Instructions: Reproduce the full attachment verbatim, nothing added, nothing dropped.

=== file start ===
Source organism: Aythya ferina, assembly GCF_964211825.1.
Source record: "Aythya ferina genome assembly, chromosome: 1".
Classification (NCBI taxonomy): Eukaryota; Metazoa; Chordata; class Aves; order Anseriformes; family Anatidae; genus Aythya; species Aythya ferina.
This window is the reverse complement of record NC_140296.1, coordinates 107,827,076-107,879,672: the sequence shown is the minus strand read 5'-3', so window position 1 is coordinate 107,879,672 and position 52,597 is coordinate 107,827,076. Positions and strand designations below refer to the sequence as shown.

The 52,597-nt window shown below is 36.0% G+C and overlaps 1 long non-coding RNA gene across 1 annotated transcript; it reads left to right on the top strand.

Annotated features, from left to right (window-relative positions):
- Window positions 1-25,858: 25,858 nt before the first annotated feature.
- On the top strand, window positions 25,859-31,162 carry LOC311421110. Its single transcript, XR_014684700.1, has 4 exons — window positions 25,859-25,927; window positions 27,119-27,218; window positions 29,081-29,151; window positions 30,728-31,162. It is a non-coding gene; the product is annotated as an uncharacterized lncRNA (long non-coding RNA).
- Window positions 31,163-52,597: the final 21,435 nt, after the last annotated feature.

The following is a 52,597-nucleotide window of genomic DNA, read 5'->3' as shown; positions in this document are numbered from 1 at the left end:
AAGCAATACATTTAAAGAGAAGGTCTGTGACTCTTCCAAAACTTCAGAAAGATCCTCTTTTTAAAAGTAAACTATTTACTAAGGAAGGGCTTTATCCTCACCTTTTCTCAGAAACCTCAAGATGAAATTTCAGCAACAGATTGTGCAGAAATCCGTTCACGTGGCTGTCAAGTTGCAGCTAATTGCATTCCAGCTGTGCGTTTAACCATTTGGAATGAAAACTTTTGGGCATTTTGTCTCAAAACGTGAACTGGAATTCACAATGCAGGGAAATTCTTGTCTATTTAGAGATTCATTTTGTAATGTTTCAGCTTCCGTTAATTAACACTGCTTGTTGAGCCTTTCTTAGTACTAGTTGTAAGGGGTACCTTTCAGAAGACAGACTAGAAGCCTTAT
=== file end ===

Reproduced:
Source organism: Aythya ferina, assembly GCF_964211825.1.
Source record: "Aythya ferina genome assembly, chromosome: 1".
Classification (NCBI taxonomy): Eukaryota; Metazoa; Chordata; class Aves; order Anseriformes; family Anatidae; genus Aythya; species Aythya ferina.
This window is the reverse complement of record NC_140296.1, coordinates 107,827,076-107,879,672: the sequence shown is the minus strand read 5'-3', so window position 1 is coordinate 107,879,672 and position 52,597 is coordinate 107,827,076. Positions and strand designations below refer to the sequence as shown.

The 52,597-nt window shown below is 36.0% G+C and overlaps 1 long non-coding RNA gene across 1 annotated transcript; it reads left to right on the top strand.

Annotated features, from left to right (window-relative positions):
- Window positions 1-25,858: 25,858 nt before the first annotated feature.
- On the top strand, window positions 25,859-31,162 carry LOC311421110. Its single transcript, XR_014684700.1, has 4 exons — window positions 25,859-25,927; window positions 27,119-27,218; window positions 29,081-29,151; window positions 30,728-31,162. It is a non-coding gene; the product is annotated as an uncharacterized lncRNA (long non-coding RNA).
- Window positions 31,163-52,597: the final 21,435 nt, after the last annotated feature.

The following is a 52,597-nucleotide window of genomic DNA, read 5'->3' as shown; positions in this document are numbered from 1 at the left end:
AAGCAATACATTTAAAGAGAAGGTCTGTGACTCTTCCAAAACTTCAGAAAGATCCTCTTTTTAAAAGTAAACTATTTACTAAGGAAGGGCTTTATCCTCACCTTTTCTCAGAAACCTCAAGATGAAATTTCAGCAACAGATTGTGCAGAAATCCGTTCACGTGGCTGTCAAGTTGCAGCTAATTGCATTCCAGCTGTGCGTTTAACCATTTGGAATGAAAACTTTTGGGCATTTTGTCTCAAAACGTGAACTGGAATTCACAATGCAGGGAAATTCTTGTCTATTTAGAGATTCATTTTGTAATGTTTCAGCTTCCGTTAATTAACACTGCTTGTTGAGCCTTTCTTAGTACTAGTTGTAAGGGGTACCTTTCAGAAGACAGACTAGAAGCCTTAT